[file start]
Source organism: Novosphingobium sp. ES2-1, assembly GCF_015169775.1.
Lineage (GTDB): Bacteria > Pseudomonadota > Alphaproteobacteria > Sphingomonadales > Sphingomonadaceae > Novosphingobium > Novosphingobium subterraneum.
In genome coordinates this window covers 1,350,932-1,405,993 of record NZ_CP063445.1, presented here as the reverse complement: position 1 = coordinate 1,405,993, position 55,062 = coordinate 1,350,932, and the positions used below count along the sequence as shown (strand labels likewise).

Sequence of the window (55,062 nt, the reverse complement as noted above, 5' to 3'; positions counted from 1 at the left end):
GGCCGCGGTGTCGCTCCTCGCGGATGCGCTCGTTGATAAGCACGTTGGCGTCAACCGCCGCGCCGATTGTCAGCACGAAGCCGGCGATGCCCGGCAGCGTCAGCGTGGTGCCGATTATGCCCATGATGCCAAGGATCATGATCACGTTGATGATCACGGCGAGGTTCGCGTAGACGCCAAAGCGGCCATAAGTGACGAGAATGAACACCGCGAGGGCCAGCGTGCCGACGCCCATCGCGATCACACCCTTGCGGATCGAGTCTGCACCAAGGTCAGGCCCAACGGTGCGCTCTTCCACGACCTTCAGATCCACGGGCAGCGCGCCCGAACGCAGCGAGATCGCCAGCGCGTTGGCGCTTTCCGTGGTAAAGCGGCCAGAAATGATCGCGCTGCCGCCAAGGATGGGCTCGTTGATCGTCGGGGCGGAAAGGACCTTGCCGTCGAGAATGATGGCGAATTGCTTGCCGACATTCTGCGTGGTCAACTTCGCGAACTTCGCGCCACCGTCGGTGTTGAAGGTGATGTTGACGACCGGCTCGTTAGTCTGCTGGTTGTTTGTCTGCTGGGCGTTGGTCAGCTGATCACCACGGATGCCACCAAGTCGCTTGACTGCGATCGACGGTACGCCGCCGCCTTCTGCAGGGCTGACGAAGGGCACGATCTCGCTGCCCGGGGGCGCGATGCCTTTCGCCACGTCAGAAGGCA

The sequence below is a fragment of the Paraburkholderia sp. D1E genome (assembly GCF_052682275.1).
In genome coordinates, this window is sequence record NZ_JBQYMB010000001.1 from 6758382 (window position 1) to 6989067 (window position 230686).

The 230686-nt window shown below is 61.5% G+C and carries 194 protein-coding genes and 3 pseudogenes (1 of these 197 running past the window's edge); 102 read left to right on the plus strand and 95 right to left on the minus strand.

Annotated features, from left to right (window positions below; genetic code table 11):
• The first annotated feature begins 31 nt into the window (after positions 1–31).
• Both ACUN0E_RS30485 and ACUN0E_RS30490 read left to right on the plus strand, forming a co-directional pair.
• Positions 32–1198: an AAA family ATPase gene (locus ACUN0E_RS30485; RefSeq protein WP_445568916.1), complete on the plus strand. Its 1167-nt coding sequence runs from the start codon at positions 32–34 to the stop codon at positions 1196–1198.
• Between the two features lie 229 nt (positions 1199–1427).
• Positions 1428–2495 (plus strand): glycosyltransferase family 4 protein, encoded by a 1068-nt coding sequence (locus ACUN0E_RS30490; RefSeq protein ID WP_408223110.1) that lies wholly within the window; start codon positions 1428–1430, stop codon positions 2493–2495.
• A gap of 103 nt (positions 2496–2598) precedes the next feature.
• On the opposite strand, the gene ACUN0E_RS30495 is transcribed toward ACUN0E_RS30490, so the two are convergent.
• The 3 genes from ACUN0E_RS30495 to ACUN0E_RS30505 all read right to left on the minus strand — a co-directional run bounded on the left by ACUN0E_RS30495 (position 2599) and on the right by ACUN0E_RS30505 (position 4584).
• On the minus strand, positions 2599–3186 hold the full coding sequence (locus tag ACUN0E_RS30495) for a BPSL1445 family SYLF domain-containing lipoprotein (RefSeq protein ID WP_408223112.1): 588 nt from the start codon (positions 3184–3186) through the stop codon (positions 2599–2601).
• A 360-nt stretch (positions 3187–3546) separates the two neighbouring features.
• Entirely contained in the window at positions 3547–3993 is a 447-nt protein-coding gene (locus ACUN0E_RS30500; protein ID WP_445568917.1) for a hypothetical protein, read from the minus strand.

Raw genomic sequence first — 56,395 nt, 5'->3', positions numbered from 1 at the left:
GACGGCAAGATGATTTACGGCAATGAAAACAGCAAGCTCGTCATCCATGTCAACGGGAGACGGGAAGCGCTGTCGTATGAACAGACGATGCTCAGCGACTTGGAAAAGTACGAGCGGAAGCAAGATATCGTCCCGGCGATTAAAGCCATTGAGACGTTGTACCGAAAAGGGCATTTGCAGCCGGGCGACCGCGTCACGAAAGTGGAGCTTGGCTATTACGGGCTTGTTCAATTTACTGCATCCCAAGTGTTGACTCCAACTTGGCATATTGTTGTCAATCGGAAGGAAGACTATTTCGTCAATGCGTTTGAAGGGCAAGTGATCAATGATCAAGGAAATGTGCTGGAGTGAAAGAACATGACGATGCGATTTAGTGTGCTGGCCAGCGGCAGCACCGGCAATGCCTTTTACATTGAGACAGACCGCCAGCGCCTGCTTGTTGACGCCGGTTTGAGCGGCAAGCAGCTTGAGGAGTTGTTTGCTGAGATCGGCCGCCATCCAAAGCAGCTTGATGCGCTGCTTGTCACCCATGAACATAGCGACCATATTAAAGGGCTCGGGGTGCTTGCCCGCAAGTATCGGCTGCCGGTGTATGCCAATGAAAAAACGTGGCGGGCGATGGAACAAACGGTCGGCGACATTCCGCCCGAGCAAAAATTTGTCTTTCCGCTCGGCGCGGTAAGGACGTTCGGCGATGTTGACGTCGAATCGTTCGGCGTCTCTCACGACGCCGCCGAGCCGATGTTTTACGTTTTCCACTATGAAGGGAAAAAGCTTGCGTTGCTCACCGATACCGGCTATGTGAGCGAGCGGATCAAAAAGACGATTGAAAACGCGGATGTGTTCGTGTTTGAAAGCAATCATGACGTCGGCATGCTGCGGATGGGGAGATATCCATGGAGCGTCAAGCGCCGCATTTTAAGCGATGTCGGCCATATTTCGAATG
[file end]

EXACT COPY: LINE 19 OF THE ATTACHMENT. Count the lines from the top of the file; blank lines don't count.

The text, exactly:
• A 360-nt stretch (positions 3187–3546) separates the two neighbouring features.